(803) 806-7878

5001 Two Notch RD
Columbia, SC 29204

(704) 545-1213

13134 Albemarle Rd
Mint Hill, NC 28227

Making Your Car Last

Making Your Car Last
Making Your Car Last


Let me ask you a few questions; has your car started making strange and/or different noises?  Has it become a little less quieter than usual?  Does it drive a little rougher than it used to?  Has the engine light, or any other lights suddenly popped on?  Are you spending more and more time and money at repair shops?  Are you tired of searching the phone book for a trustworthy repair shop?  Finally, are you willing to get your hands dirty?  If you answered “yes” to any or all of these questions; then don’t go anywhere because we’ll show you how to make your car last.

Contrary to popular belief, taking care of your car so that it’ll last longer isn’t as difficult, time-consuming, or expensive as it’s made out to be.  It only becomes all of those things when you fail to do them.  There’s only one primary thing that you have to do to extend the life and durability of your car—stay on track with your routine maintenance.  There are several key areas of routine maintenance that you should focus on; tires, engine care, and parts.


Routine  Maintenance

So what exactly is routine maintenance?  Routine maintenance is the mileage or time-based intervals to have your car serviced.  Routine maintenance includes; oil changes, tire rotations, transmission flushes, and so forth.  Typically, your owner’s manual will list the recommended mileage to have different services performed on your car.


Engine  Care

The engine is the most important part of your car; consider it as the ‘heart’ of your car because all the crucial parts are connected to it; the transmission, your fuel system, alternator, starter, wiring, cooling system, all your hoses, belts, and pumps.  There are several major categories that fall under engine care.  If you maintain these areas and stay on schedule with your service intervals, you should have no problems taking care of your car’s engine.

ü  Oil Change – Changing your oil regularly is the most effective way maintain the life of your engine. Forget the traditional 3,000 miles/3 months rule, it no longer applies.  Today’s engines are designed to go approximately 5,000 to 10,000 miles in between oil changes.  Despite the higher cost, semi and full synthetic oils are the best because they burn slower and have additives that prolong the life of your car.  A semi-synthetic/high mileage oil is better for cars with 75,000 miles or more while full synthetic oils are recommended for newer engines with 75,000 miles or less.

ü  Serpentine Belt – Your serpentine/drivebelt will hardly ever need to be replaced.  Most manufacturers recommend replacing it approximately every 100,000, which means you may only replace it once or twice while you own your car.  The only other time you would replace it is if it becomes severely frayed and cracked, and if chunks are missing.

ü  Flushes – Stay current on your flushes. Most transmissions are flushed every 30,000 to 100,000 miles, check your manual.  Radiator flushes are typically every 50,000 miles, engine flushes can range between 20,000 to 30,000 miles, while fuel system cleanings are approximately 60,000 to 75,000 miles.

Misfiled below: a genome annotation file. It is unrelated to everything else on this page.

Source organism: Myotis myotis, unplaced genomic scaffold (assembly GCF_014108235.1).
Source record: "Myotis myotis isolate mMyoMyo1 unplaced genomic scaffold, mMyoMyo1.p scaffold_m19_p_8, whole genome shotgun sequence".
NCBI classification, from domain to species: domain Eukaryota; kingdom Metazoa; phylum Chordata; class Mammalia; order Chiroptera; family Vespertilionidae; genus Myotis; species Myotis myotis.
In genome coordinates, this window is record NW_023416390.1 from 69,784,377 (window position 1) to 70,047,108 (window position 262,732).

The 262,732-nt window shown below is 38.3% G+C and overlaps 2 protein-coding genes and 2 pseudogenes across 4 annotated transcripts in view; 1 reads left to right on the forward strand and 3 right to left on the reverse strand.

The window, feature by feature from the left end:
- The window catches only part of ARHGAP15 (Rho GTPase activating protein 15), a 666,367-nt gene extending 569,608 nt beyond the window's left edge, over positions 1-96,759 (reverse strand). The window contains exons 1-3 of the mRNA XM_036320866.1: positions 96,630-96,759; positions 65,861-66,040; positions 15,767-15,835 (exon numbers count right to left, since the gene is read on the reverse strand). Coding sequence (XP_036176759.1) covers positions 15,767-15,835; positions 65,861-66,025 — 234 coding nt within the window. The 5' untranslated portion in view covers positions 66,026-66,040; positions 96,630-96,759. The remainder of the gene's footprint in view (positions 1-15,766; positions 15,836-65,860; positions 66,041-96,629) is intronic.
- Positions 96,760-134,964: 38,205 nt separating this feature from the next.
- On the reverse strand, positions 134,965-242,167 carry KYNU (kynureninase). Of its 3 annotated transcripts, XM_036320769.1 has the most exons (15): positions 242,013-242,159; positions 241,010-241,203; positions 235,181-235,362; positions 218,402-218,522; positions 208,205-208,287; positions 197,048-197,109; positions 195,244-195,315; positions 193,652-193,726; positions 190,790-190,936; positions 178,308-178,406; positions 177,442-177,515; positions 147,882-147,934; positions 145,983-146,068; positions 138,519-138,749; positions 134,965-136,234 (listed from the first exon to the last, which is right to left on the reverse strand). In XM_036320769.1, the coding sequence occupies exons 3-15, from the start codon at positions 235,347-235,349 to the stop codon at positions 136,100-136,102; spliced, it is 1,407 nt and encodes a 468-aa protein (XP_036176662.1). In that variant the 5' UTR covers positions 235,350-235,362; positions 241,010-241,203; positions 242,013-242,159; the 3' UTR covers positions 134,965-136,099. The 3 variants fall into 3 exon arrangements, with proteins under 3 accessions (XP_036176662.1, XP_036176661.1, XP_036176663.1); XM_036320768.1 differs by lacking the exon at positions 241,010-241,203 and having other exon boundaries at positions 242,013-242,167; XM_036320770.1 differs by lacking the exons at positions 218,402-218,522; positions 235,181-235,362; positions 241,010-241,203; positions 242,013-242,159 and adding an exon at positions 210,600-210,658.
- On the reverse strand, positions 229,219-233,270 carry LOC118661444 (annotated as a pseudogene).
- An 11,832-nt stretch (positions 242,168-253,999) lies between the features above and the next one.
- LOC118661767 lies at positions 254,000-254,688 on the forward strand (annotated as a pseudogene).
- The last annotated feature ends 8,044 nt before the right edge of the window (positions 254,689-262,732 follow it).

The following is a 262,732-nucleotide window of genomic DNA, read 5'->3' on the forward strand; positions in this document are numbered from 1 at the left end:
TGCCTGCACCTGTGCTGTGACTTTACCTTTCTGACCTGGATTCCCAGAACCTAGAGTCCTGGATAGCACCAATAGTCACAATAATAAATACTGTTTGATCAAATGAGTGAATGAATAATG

ü  Hoses – There’s not a known interval for replacing hoses such as your radiator hoses, however, you typically want to replace them after swelling or if they become dry-rotted, cracked or slit.


Tire  Care

Tires are another essential part of your used auto.  Tires have a direct effect on fuel economy, ride comfort/discomfort, and steering and braking, as well as overall safety.  Here are the focus areas for tire care.

ü  Proper PSI – Having the right amount of air pressure in your tires will increase your fuel economy, make your car’s load lighter, and give you a smoother ride. Warmer temperatures (80° and up) automatically inflate tires 2 to 3 PSI, while cooler temperatures (40° and below) automatically deflate tires 2 to 3 PSI, so compensate and keep the proper air pressure in your tires.

ü  Tire Rotations – Most manufacturers recommend rotating your tires every 5,000 to 10,000 miles. Rotating tires evens out the tread wear, reduces balding, and prolongs the life of your tires.

ü  Wheel Alignment – If you’ve noticed your car pulls to one side, it could be sign that you need a wheel alignment, and/or your tires are going bad.

ü  Seasonal Tires – Change your tires according to the season. In spring and summer, you can use summer tires because their rubber has been designed to stick to warmer surfaces, usually 80° or higher.  In the winter, switch to a set (all 4 tires, not just 2) of snow/winter tires because they’re equipped with sipes and tread designed to cut through snow and ice, and their rubber is designed for lower temperatures of 40° or less.


Replacing  Parts

There are a few parts that it wouldn’t hurt to replace regularly such as your fuel filter, air filter, and PCV valve.  For a mechanic, the fuel filter shouldn’t take anytime at all, and the air filter and PCV Valve you can do yourself with practically no tools in just a few minutes.  Changing these parts will increase fuel economy and also give you a smoother ride.


When you are financing a used auto, it is very important to ensure that you take care of the vehicle for the length of time you will be making payments on the used car. A small monthly investment into preventative care will likely result in not only a more reliable vehicle, but also one with a higher re-sale value at the end!








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